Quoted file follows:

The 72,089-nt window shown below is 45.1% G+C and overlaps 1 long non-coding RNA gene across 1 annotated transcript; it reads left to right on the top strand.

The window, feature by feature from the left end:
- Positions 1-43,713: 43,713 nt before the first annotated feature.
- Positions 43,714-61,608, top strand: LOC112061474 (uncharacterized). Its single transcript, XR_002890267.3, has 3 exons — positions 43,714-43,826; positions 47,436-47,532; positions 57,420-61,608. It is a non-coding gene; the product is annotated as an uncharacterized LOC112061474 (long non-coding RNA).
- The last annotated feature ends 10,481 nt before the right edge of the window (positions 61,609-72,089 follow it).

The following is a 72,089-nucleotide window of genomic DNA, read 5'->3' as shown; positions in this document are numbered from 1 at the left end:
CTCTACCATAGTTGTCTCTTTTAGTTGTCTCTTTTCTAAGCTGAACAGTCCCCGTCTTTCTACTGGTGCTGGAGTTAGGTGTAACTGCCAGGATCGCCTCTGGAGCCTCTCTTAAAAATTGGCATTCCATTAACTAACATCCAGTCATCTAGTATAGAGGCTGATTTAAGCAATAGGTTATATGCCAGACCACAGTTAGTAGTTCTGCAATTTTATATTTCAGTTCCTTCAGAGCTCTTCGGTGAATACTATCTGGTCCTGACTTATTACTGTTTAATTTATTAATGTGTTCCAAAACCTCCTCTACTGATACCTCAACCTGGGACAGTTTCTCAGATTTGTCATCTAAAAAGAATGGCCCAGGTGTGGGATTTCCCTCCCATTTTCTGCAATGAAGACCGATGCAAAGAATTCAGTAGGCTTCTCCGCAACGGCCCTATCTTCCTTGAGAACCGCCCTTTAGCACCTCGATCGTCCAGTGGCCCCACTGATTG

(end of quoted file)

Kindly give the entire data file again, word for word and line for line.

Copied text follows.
The 72,089-nt window shown below is 45.1% G+C and overlaps 1 long non-coding RNA gene across 1 annotated transcript; it reads left to right on the top strand.

The window, feature by feature from the left end:
- Positions 1-43,713: 43,713 nt before the first annotated feature.
- Positions 43,714-61,608, top strand: LOC112061474 (uncharacterized). Its single transcript, XR_002890267.3, has 3 exons — positions 43,714-43,826; positions 47,436-47,532; positions 57,420-61,608. It is a non-coding gene; the product is annotated as an uncharacterized LOC112061474 (long non-coding RNA).
- The last annotated feature ends 10,481 nt before the right edge of the window (positions 61,609-72,089 follow it).

The following is a 72,089-nucleotide window of genomic DNA, read 5'->3' as shown; positions in this document are numbered from 1 at the left end:
CTCTACCATAGTTGTCTCTTTTAGTTGTCTCTTTTCTAAGCTGAACAGTCCCCGTCTTTCTACTGGTGCTGGAGTTAGGTGTAACTGCCAGGATCGCCTCTGGAGCCTCTCTTAAAAATTGGCATTCCATTAACTAACATCCAGTCATCTAGTATAGAGGCTGATTTAAGCAATAGGTTATATGCCAGACCACAGTTAGTAGTTCTGCAATTTTATATTTCAGTTCCTTCAGAGCTCTTCGGTGAATACTATCTGGTCCTGACTTATTACTGTTTAATTTATTAATGTGTTCCAAAACCTCCTCTACTGATACCTCAACCTGGGACAGTTTCTCAGATTTGTCATCTAAAAAGAATGGCCCAGGTGTGGGATTTCCCTCCCATTTTCTGCAATGAAGACCGATGCAAAGAATTCAGTAGGCTTCTCCGCAACGGCCCTATCTTCCTTGAGAACCGCCCTTTAGCACCTCGATCGTCCAGTGGCCCCACTGATTG